Companies can help create legacy of livelihoods for people
SA's growing poverty challenge affects black women and children more than any other group. Corporations are realising that they need to offer effective and sustainable solutions to address a problem that threatens to shrink an already stagnating economy.
According to Statistics SA, over half the country was living in poverty by 2015, with women and children being the hardest hit. Over 30.4-million South Africans lived in poverty in 2015. Half of all these people were women, while 67% of children under 17 lived in poverty.
With unemployment having jumped to 29% in the second quarter in 2019, its highest level since 2003, poverty affects more people than ever.
The responsibility of uplifting the most vulnerable can't be left only to government. It is up to every organisation in the public and private sector to mobilise efforts.
While there are no "institutional" barriers that hinder women's progression in the workplace in SA, we cannot ignore that there are still many obstacles blocking them from climbing up the ranks.
It's no secret that a massive gender gap in the workplace persists and there continues to be under-representation of women in key positions, leaving most women feeling disenfranchised and disempowered.
This is in part due to outdated organisational cultures, a lack of serious commitment towards diversifying our workforce and ensuring gender representation.
One of the biggest opportunities that corporations have today is in breaking down these barriers. Key players in the economy should strive to empower their people, particularly young women, to realise their full potential.
The first and easiest step is creating a conducive environment where women can truly thrive and realise their career aspirations.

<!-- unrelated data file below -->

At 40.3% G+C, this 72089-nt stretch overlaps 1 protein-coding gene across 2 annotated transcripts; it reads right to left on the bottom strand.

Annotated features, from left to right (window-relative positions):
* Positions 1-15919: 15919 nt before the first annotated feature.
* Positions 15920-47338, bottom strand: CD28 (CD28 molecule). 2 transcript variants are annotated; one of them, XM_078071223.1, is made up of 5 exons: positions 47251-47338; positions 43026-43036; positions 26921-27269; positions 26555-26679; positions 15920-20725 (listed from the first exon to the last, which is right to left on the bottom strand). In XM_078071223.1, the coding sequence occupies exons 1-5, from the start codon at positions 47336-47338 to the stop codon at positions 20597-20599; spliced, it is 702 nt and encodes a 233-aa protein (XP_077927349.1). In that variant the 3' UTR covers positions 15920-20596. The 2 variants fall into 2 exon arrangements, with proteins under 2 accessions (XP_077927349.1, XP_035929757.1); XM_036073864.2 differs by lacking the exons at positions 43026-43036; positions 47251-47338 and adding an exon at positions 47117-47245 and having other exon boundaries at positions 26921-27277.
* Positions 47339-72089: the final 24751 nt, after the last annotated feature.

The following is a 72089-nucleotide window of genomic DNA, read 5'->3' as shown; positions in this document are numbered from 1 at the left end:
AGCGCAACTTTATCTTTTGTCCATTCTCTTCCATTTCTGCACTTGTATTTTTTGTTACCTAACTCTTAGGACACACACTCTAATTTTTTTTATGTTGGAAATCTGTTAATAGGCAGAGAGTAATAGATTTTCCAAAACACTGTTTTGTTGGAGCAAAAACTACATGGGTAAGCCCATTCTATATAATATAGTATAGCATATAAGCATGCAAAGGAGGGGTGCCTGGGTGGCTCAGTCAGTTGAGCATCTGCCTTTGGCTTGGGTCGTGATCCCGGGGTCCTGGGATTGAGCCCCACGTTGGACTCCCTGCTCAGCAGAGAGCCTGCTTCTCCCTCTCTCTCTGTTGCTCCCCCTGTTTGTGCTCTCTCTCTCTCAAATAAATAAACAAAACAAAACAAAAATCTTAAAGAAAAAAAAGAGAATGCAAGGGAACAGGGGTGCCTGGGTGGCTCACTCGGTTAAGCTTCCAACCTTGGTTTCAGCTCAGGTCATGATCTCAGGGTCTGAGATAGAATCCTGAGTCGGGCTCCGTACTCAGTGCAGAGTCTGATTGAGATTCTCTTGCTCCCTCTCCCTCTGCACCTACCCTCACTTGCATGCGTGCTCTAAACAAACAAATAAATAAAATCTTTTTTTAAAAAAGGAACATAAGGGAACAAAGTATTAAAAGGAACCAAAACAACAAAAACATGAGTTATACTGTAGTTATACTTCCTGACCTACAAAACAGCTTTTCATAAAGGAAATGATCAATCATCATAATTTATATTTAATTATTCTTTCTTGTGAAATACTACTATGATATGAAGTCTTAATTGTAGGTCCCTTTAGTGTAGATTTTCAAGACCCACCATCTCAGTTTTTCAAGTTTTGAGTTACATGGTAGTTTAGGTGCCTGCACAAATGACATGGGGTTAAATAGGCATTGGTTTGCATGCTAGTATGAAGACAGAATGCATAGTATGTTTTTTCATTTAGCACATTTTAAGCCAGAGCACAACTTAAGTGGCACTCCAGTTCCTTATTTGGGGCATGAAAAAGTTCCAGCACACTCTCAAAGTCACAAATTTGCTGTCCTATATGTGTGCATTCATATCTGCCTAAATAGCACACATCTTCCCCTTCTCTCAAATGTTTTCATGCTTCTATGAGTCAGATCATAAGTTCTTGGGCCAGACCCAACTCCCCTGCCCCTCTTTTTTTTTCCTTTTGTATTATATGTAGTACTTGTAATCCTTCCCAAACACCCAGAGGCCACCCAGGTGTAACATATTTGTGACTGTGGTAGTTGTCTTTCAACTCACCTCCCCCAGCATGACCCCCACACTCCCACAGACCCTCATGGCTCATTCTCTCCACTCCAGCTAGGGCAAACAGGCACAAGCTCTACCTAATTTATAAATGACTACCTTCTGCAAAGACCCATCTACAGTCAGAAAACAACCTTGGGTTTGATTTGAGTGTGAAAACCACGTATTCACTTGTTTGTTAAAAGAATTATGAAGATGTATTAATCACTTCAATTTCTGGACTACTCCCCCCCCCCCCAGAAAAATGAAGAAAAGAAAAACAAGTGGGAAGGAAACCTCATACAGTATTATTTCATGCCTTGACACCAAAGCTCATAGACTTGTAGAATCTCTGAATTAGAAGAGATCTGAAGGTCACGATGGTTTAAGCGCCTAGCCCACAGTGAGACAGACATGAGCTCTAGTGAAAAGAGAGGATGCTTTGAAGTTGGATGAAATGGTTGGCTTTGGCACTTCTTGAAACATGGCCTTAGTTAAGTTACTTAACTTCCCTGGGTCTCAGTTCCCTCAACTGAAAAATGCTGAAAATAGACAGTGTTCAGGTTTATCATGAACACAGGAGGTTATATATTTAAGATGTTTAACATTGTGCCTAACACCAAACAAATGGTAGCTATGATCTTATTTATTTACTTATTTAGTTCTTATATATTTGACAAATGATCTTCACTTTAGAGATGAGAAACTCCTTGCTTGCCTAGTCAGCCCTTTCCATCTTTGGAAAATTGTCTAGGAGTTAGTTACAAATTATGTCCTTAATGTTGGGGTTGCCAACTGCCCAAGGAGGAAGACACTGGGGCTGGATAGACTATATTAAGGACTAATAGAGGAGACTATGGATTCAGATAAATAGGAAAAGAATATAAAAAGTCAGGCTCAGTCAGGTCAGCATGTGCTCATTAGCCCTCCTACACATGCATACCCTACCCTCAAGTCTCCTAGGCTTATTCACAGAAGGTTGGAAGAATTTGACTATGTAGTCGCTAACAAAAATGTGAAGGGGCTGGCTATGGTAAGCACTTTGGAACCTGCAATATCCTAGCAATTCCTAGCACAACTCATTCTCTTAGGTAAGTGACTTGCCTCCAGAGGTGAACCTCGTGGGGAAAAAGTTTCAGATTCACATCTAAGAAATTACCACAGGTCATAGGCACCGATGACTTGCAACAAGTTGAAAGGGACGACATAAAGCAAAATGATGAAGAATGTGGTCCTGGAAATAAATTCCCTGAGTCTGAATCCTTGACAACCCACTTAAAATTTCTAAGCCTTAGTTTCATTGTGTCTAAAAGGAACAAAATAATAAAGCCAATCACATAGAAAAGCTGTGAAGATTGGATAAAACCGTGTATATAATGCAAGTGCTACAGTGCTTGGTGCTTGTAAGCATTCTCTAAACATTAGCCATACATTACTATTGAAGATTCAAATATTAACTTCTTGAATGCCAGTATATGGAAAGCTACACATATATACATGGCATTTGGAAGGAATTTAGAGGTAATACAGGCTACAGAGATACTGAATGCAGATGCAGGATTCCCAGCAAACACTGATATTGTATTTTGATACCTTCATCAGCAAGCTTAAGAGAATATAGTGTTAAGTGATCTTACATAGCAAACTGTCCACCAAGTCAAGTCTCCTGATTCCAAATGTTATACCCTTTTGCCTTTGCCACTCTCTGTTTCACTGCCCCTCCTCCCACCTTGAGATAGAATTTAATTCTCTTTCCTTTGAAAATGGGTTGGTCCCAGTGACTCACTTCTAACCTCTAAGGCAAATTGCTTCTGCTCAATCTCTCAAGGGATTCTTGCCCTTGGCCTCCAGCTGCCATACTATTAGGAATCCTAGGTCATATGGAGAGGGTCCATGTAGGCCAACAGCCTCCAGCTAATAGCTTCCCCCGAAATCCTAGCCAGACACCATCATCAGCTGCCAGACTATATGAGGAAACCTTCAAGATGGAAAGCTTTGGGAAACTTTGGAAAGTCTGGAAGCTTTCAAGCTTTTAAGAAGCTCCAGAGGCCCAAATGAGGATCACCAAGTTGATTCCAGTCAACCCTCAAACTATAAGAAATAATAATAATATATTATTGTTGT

In celebration of Women's Month last year, we launched 'Women@CCBSA', a women-led network at Coca-Cola Beverages SA. Through this virtual village-like network, women in the company connect with each other and access resources and tools, case studies and practical guides to advance their careers and have meaningful work-life balance.
I'm particularly proud of this initiative but we also had to seek change in the communities we operate in. We launched a R100m supplier development fund for small black emerging suppliers including women and youth, to build their businesses.
In the last year, we went further by spending R2.35bn supporting 567 black-owned suppliers, 265 of whom were black female-owned suppliers.
And it's working - we have not only assisted in the creation of a more inclusive economy, but we have also helped to create a more stable environment where businesses can flourish, and more young women can be empowered.
It was encouraging that 57% of the employees of these beneficiaries are rural black women.
Another integral component to our efforts has been CCBSA's Youth Empowerment Programme, which identifies youth who display a strong entrepreneurial inclination and gives them the opportunity to create sustainable, growing businesses.
These steps are only the beginning. We can never assume to have found the answer to the enormous challenges our country faces, but we have started to create what will hopefully be a different and positive legacy for our communities and country at large.
We need to continue seeking new ways of developing people to create livelihoods and, hopefully, wealth, and chart a new way forward for future generations.
*Ratshefola is managing director at Coca-Cola Beverages SA
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